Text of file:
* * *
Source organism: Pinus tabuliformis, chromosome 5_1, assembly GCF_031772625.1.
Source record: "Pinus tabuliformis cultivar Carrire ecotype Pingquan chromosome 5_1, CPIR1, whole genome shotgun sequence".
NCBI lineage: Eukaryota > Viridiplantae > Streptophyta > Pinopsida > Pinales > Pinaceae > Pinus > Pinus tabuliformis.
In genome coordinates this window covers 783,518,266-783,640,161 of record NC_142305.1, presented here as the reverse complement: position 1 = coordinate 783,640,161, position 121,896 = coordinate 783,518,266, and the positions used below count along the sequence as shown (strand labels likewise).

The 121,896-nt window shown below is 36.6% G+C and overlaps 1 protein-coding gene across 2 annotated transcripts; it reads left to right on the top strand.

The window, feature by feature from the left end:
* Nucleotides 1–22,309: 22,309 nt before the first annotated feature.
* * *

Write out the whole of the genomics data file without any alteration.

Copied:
Source organism: Pinus tabuliformis, chromosome 5_1, assembly GCF_031772625.1.
Source record: "Pinus tabuliformis cultivar Carrire ecotype Pingquan chromosome 5_1, CPIR1, whole genome shotgun sequence".
NCBI lineage: Eukaryota > Viridiplantae > Streptophyta > Pinopsida > Pinales > Pinaceae > Pinus > Pinus tabuliformis.
In genome coordinates this window covers 783,518,266-783,640,161 of record NC_142305.1, presented here as the reverse complement: position 1 = coordinate 783,640,161, position 121,896 = coordinate 783,518,266, and the positions used below count along the sequence as shown (strand labels likewise).

The 121,896-nt window shown below is 36.6% G+C and overlaps 1 protein-coding gene across 2 annotated transcripts; it reads left to right on the top strand.

The window, feature by feature from the left end:
* Nucleotides 1–22,309: 22,309 nt before the first annotated feature.